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NEWS UPDATES Asean Affairs     June 15, 2017  

Economists raise Singapore's 2017 growth forecast to 2.5%

Private-sector economists have raised their growth forecast for Singapore’s economy for 2017, according to a quarterly survey released by the Monetary Authority of Singapore (MAS) on Wednesday (Jun 14).

The economists polled in the survey said they expect the economy to grow 2.5 per cent this year, up from their forecast in March of a 2.3 per cent growth.

The forecast was raised after Singapore’s economy expanded by a quicker-than-expected 2.7 per cent in the first quarter, above the analysts’ earlier forecast of 2.6 per cent.

The Government has forecast 1 per cent to 3 per cent growth for the year, with growth likely to come in higher than 2 per cent.

Manufacturing is expected to continue its turnaround from the end of last year, with economists predicting a 5 per cent growth for the sector this year – up from their 4.5 per cent forecast in the March survey.

The finance and insurance industry is expected to post the second-highest growth of 1.9 per cent, although this is slightly lower than the 2 per cent growth forecast earlier. The growth forecast was also cut for the construction sector – from 0.3 per cent to 0.2 per cent – as well as for the accommodation and food services sector – from 1.3 per cent to 1 per cent.

The economists also lowered their forecast for exports, with non-oil domestic exports expected to grow 5.6 per cent, down from 6.1 per cent in the previous forecast.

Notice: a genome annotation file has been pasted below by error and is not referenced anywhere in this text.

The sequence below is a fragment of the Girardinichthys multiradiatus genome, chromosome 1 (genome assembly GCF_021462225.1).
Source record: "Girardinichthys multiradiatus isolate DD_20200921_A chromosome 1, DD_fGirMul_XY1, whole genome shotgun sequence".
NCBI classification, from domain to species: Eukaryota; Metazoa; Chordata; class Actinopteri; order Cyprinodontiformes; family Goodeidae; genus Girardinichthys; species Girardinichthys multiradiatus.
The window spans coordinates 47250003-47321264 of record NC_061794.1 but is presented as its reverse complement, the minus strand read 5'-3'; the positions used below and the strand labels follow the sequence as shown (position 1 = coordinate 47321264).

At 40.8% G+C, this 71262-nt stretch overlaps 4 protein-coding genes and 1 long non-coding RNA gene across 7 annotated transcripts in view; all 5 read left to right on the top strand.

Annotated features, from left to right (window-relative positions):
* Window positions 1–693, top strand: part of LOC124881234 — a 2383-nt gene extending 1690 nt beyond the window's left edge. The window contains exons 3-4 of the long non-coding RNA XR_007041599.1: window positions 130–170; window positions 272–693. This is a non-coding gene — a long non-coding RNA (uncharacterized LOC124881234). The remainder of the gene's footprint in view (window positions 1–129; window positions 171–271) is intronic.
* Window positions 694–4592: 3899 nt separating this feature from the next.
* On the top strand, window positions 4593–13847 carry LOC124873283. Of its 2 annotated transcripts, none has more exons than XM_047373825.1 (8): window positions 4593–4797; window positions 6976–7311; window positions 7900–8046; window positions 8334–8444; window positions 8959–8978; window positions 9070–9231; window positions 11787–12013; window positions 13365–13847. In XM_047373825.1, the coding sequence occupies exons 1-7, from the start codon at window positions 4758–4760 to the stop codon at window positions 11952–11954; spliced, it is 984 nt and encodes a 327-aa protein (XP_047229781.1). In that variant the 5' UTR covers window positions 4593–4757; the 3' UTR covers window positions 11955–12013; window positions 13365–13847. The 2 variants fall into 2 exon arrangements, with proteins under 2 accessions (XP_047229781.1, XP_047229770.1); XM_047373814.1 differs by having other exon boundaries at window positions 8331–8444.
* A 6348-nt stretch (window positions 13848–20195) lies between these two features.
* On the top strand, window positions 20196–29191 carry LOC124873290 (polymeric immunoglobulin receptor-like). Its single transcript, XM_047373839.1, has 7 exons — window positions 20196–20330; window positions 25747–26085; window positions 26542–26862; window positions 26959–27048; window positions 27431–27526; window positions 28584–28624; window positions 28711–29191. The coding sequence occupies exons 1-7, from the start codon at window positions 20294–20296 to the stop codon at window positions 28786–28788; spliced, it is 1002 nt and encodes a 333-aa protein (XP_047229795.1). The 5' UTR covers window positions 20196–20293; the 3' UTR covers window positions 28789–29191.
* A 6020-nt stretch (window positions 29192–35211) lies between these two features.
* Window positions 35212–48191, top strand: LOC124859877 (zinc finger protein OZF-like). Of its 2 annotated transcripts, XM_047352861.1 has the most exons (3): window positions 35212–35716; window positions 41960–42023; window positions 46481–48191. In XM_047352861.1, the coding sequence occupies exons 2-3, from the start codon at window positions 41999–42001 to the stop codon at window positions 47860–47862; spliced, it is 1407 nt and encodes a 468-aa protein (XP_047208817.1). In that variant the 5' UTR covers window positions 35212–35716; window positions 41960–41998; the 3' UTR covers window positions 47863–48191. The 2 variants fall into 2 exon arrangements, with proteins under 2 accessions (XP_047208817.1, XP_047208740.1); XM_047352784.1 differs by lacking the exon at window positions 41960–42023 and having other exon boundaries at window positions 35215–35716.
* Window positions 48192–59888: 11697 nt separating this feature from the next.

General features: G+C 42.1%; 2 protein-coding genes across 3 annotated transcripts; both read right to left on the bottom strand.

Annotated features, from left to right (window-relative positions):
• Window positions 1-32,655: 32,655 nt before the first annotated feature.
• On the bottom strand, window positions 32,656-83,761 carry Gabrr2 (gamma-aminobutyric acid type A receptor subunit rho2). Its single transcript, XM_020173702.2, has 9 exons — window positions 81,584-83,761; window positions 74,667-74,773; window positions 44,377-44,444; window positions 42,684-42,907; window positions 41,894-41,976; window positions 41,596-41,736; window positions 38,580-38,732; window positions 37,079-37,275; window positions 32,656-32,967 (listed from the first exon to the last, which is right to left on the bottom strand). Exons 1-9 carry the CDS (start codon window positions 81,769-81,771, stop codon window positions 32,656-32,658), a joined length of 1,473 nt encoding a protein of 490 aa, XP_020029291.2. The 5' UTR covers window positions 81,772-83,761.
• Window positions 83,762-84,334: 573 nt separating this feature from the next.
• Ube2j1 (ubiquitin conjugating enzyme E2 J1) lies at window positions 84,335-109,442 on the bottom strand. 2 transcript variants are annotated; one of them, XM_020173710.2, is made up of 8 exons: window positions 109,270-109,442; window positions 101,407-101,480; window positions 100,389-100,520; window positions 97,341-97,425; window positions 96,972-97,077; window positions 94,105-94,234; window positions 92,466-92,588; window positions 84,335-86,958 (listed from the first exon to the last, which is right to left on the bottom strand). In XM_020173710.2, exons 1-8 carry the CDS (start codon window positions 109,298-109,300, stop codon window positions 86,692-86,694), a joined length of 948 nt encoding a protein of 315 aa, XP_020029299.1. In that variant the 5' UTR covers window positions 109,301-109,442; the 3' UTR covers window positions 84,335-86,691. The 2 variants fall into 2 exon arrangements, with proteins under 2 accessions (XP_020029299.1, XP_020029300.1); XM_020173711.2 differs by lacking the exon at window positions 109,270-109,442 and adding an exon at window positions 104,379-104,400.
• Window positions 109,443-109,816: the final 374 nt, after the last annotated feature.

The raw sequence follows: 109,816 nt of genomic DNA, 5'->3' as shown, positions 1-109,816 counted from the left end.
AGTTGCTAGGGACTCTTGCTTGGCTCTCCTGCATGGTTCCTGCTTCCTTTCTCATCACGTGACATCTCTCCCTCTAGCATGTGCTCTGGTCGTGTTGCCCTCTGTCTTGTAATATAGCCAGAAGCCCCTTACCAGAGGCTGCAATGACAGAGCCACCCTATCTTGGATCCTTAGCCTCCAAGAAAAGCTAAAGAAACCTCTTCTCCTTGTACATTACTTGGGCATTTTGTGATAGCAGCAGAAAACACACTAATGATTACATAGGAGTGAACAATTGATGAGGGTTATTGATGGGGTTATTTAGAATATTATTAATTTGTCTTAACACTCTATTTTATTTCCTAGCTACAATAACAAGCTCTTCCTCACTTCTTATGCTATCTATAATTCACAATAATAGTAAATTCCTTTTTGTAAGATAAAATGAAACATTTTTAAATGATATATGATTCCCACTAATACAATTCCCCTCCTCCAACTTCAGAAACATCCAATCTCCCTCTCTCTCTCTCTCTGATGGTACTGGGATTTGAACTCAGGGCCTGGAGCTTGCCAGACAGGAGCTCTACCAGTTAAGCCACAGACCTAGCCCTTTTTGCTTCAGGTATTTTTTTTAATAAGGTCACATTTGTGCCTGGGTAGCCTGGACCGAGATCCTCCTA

Inflation for the year is expected to come in at 0.9 per cent, down from 1 per cent in the previous survey. Core inflation – which excludes accommodation and car prices – is expected to come in at 1.5 per cent, unchanged from the March survey.

The unemployment rate is expected to be 2.4 per cent at year-end, also unchanged from the earlier survey.

For 2018, the median forecast is for GDP growth to reach 2.5 per cent, while inflation is projected to come in at 1.4 per cent and core inflation at 1.7 per cent.

The MAS Survey of Professional Forecasters is conducted every quarter after the release of detailed economic data for the preceding three months. The median forecasts in the latest report were based on the estimates of 21 economists, MAS said.

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This year in Thailand-what next?

AseanAffairs   04 January 2011
By David Swartzentruber      

It is commonplace in journalism to write two types of articles at the transition point between the year that has passed and the New Year. As this writer qualifies as an “old hand” in observing Thailand with a track record dating back 14 years, it is time take a shot at what may unfold in Thailand in 2011.

The first issue that can’t be answered is the health of Thailand’s beloved King Bhumibol, who is now 83 years old. He is the world's longest reigning monarch, but elaborate birthday celebrations in December failed to mask concern over his health. More






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